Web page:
August 23, 2002 4:00 AM PDT

Borland to wield tools against Microsoft

After nearly being knocked out for good by Microsoft, software maker Borland is back on its feet and eager for a rematch.

Borland, in the midst of a turnaround after years of financial struggles and strategic missteps, is preparing to go head-to-head against Microsoft next year with new programming tools that allow developers to build software for Microsoft's Windows operating system and its overarching .Net software strategy.

Borland's suite of tools, code-named Galileo, will be positioned to compete against Microsoft's popular Visual Studio.Net tool suite, said Ted Shelton, Borland's chief strategy officer.

The Galileo bundle, set to debut early next year, will include a new version of Delphi, Borland's key development tool, and other languages that have yet to be announced, Shelton said.

As the largest independent toolmaker, Borland stands a good chance of establishing a successful business with Galileo, analysts said. Borland intends to be a sort of Switzerland of development tools, supporting the two major programming models, the Java and Microsoft.Net development camps.

Borland is hoping to position itself as an alternative for developers who want to target .Net, but who do not want to be locked into Microsoft's programming tools and technologies.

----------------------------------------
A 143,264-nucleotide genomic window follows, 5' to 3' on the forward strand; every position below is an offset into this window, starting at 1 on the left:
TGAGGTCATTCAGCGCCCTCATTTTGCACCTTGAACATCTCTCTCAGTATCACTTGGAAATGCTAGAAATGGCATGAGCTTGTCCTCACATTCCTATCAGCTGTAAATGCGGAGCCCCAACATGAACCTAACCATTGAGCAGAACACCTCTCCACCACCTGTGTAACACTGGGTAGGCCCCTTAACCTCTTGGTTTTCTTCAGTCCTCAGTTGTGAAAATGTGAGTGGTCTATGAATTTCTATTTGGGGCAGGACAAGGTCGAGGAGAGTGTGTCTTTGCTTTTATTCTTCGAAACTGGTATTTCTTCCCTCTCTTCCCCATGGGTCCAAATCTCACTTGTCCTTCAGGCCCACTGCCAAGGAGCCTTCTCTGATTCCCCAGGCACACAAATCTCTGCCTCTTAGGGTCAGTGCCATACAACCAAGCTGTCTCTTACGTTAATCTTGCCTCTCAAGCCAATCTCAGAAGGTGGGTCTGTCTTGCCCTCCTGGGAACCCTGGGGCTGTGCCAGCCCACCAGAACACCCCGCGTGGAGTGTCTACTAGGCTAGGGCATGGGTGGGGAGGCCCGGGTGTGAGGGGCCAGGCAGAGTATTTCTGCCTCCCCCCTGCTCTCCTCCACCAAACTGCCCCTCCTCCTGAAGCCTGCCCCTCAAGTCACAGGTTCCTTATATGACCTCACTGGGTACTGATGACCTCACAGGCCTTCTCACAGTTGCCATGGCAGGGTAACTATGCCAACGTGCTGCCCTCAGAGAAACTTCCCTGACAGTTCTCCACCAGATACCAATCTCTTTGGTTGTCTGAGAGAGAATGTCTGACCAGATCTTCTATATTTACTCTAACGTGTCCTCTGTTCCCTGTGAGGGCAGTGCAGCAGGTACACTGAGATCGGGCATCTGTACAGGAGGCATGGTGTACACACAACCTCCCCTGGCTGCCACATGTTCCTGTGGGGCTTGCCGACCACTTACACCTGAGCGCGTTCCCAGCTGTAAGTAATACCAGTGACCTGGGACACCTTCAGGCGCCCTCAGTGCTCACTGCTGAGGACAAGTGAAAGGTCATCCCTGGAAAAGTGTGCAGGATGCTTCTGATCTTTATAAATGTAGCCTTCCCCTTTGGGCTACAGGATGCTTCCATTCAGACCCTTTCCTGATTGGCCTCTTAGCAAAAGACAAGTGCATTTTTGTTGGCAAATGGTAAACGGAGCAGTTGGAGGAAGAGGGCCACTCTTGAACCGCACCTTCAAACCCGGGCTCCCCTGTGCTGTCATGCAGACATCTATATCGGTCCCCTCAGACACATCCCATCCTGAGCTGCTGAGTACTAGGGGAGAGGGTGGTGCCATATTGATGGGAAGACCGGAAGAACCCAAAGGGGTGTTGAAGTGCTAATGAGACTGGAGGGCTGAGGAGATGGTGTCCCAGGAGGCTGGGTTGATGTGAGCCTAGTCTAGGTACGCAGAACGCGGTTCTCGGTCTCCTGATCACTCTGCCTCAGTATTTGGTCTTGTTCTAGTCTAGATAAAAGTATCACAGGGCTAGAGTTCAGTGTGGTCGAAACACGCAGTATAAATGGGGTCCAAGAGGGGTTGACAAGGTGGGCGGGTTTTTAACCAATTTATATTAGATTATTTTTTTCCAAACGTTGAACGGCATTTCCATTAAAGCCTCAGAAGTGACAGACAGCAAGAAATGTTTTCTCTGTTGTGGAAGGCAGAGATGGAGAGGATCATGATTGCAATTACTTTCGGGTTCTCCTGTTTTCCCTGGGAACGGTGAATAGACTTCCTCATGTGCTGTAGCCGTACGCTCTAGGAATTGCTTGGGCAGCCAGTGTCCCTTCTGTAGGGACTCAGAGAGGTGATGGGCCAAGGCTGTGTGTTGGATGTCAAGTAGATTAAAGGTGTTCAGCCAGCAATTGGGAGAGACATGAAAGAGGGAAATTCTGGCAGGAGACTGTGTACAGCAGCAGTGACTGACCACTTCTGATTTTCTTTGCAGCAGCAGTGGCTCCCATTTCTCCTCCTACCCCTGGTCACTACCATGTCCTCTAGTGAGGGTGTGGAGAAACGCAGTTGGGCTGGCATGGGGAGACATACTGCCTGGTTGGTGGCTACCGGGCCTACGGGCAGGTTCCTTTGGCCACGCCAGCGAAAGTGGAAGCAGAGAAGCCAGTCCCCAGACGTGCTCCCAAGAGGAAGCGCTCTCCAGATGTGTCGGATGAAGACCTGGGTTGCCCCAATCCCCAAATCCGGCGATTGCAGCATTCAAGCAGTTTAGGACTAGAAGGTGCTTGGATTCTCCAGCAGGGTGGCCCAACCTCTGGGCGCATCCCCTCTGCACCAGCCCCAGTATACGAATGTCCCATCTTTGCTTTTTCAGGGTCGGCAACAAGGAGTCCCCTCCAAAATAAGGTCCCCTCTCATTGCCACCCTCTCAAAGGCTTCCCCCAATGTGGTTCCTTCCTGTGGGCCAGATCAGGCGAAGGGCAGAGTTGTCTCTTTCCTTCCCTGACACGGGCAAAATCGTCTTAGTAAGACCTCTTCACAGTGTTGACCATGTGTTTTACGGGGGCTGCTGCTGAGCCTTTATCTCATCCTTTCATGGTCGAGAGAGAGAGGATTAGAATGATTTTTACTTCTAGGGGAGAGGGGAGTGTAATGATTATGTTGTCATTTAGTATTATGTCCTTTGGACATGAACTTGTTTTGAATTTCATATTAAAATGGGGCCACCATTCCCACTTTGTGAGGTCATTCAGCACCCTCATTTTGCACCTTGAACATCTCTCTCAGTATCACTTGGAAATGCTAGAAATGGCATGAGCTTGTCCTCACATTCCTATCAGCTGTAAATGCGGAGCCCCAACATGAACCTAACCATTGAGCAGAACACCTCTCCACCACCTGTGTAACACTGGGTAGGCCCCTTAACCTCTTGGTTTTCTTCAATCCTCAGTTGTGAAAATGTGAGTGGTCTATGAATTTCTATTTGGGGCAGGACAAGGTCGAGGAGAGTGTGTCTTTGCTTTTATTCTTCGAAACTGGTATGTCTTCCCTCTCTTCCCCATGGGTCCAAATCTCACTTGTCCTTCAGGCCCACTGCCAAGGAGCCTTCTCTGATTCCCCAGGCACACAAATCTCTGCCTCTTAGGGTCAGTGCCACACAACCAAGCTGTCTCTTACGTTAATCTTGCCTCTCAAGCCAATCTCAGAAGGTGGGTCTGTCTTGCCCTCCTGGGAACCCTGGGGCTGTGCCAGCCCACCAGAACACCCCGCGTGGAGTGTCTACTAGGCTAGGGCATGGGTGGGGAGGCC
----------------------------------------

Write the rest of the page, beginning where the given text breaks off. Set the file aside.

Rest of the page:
"They want to get to the developers who won't want to use Visual Studio to begin with," Gartner analyst Mark Driver said. "At best, it's 5 percent of the market, but 5 percent of 5 or 6 million developers is sizable. That's a good chunk of change, and they're not going to throw that away."

Driver said some developers fear that if they use Visual Studio.Net, they will eventually be locked into using Microsoft's SQL Server database, Exchange Server and other software from the company.

Galileo will work with Microsoft's .Net Framework, which simplifies and automates many software development tasks and helps software run across multiple servers and computers. It will also support Microsoft's Common Language Runtime, which allows software developers to use many types of programming languages to write applications that run on Windows and Windows-based server software.

The tool bundle will support several languages, Shelton said. "The (languages) we have been asked for are Visual Basic and C#," Shelton said. A Java language tool is not expected to be part of Galileo.

Visual Studio.Net--Borland's target--is central to Microsoft's .Net strategy to move computing to the Web. The .Net plan includes new versions of the Windows operating system and new server software. Visual Studio.Net supports more than 20 languages, including Visual Basic.Net, Visual C++, Visual C#, and Visual J#, and allows programmers to build software using Web services. Internal computer systems and systems residing in multiple companies are linked by Web services.

While Galileo may steal some tools business from Microsoft, ultimately the tool bundle could well benefit Microsoft's .Net strategy because it will help popularize that system and increase the pool of programmers who use and understand .Net.

"Anything Borland does will never be a threat (to Microsoft). The vast majority of .Net developers will use Microsoft's Visual Studio," Driver said. "Borland will play off the fears--and it's a real concern--that the developers will have continued lock-in to Microsoft products via .Net. If you are a shop with heavy investments in Oracle and Microsoft, you might be more attracted to Borland. Borland's interest is to be more well-rounded and to support more products (from a variety of software makers)."